The Rickenbacker Bass has a husky tone almost reminiscent of a guitar, and this plug-in by Native Instruments captures that distinctive quality. Rickenbackers have graced bands from Queen to The Who, Tool to Chicago.
Who needs a live bassist when you can have the sounds of some of the most eminent rock bands of our time at your fingertips? That’s the question Native Instruments asks with its Scarbee Rickenbacker Bass plug-in, and the answer is: nobody when you have a bass synth like this one.
Like the Bass Line 3, the Phoscyon by D16 is an attempt to recreate the sound of the old TB303 synthesizer. It has plenty of competition on the market as a TB303 clone but is a good option for anyone looking to add a bass line to their recording without a bass guitar.
The first thing you’ll notice when you look at Phoscyon is its photorealistic interface, which makes experimentation and engineering a joy. The plug-in features a large number of switches and knob options, but everything is laid out in a way that makes sense and makes the control layout easy to pick up and understand.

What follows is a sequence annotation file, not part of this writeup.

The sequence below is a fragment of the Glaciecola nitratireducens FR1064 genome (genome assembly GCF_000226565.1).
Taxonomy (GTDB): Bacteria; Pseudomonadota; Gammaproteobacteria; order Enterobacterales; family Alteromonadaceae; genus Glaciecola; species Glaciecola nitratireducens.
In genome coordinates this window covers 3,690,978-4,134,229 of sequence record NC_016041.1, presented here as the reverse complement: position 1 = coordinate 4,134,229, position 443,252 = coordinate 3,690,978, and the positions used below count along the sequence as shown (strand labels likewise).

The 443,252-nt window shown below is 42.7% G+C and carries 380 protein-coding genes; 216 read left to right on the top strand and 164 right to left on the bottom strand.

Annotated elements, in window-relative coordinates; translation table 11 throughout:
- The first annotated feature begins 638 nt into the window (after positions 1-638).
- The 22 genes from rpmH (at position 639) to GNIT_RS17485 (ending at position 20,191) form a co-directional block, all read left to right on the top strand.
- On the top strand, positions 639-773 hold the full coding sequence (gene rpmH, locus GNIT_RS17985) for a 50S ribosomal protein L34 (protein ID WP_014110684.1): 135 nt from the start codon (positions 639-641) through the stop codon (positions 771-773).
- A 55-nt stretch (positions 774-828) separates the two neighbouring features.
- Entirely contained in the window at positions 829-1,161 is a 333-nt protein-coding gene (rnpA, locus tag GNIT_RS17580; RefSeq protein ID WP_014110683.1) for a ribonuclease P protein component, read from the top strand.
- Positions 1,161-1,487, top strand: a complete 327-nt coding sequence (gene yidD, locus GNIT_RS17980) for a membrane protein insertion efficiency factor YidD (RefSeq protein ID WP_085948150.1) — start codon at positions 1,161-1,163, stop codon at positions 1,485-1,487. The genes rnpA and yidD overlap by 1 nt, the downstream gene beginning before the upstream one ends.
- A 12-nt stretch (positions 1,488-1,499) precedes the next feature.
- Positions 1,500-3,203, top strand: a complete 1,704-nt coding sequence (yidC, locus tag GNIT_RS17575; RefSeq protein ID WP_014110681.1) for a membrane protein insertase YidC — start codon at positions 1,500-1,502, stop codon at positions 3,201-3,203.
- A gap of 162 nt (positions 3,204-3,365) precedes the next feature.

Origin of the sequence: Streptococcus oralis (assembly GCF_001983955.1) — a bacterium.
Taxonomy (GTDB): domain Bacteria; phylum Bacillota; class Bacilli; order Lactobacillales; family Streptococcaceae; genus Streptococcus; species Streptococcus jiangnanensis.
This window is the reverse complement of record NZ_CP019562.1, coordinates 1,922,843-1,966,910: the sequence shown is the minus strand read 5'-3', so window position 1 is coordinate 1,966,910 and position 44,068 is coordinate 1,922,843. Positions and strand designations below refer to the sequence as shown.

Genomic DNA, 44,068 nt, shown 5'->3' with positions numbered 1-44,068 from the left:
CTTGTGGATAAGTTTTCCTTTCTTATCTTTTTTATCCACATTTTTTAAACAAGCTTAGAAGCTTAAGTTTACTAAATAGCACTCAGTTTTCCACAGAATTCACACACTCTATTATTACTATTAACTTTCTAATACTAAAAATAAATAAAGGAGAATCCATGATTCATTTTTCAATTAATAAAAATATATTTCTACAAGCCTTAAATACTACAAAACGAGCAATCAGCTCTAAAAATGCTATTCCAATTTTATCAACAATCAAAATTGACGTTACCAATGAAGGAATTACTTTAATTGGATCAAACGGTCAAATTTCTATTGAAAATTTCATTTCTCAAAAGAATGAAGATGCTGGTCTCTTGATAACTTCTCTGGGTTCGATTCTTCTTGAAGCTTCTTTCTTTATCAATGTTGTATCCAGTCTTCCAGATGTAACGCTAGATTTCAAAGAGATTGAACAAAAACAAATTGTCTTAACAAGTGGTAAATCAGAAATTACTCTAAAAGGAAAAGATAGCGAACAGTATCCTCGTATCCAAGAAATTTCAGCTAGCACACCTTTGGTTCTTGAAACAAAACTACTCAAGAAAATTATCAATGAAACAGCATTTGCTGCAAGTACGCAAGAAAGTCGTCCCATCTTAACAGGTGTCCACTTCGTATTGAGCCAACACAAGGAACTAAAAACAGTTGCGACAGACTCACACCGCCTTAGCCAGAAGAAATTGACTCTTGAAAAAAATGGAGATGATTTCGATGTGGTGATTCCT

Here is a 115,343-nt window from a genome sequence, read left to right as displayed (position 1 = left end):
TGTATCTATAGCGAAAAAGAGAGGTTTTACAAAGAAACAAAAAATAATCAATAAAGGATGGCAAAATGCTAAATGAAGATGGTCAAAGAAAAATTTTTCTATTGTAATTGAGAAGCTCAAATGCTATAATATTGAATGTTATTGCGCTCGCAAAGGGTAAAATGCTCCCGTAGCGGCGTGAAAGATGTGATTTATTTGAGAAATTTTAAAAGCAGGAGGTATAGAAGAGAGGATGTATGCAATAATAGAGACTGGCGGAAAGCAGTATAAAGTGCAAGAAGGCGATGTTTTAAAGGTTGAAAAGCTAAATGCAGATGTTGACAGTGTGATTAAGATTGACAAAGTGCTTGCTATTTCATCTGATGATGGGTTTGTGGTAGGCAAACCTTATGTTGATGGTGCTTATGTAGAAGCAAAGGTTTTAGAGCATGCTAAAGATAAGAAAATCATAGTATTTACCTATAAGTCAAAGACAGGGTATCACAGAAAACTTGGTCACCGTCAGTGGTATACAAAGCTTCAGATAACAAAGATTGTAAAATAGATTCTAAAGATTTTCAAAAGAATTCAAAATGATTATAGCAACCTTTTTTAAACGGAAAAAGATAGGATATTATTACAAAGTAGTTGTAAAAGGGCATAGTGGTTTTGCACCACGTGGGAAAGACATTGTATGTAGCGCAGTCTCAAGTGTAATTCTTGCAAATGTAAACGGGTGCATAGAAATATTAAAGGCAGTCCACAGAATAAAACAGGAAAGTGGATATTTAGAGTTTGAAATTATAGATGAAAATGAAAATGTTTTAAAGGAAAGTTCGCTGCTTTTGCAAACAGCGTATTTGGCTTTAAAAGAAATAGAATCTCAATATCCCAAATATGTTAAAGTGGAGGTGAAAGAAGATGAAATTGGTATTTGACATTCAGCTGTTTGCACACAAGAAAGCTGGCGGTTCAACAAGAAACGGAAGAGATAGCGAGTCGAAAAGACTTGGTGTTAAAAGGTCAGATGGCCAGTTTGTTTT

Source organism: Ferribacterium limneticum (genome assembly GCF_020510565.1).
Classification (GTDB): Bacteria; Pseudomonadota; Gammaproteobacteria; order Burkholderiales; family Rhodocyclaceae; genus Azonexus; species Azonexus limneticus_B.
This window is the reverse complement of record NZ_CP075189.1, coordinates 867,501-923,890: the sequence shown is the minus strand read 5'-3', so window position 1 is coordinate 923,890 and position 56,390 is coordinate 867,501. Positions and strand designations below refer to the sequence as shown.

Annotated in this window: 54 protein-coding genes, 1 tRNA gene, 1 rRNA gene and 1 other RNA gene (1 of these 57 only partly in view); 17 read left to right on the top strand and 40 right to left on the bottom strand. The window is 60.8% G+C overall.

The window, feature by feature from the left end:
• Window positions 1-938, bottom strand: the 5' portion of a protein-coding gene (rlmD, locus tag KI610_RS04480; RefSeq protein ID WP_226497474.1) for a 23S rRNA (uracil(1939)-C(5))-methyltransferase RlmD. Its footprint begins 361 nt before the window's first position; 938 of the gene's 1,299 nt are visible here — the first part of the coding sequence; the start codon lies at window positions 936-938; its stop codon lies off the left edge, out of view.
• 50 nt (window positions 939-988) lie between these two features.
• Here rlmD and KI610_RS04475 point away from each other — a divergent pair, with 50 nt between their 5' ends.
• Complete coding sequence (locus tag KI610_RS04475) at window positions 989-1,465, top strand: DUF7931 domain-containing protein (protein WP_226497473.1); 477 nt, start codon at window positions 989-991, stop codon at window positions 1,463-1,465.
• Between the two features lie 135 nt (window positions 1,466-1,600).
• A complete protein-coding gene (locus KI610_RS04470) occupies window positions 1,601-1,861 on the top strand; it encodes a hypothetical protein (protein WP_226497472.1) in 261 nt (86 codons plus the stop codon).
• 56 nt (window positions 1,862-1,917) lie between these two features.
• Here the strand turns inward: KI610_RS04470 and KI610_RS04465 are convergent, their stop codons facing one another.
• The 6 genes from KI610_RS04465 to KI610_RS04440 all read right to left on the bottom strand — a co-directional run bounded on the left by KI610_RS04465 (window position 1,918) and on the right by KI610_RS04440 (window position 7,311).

The Phoscyon has a 16-measure step sequencer on offer that is the trademark of the TB303, and also offers the following features:
- Two-octave pitch change
- Threshold function
- MIDI note triggering mechanism ideal for live performances
- Complex arpeggiator with customized options
- Compatibility with external sequencers
The Phoscyon by D16 may not have the versatility of some of the larger bass plug-ins on this list, like the Chris Hein Bass or Massive, but for someone looking for a simple bass option, it might be a good software model to check out.
ManyBass is the plug-in you want to look at if you want a digital version of a bass guitar, straight up. While it features a somewhat cluttered GUI and the factory settings for volume are a bit low in comparison to other plug-ins, ManyBass is a good choice for anyone wanting a reasonable facsimile of a bass guitar sound for recording purposes.
The ManyBass also features several bundle expansions including:
- Ultimate Bass Kit
- Upright Bass
- Acoustic-Electric Bass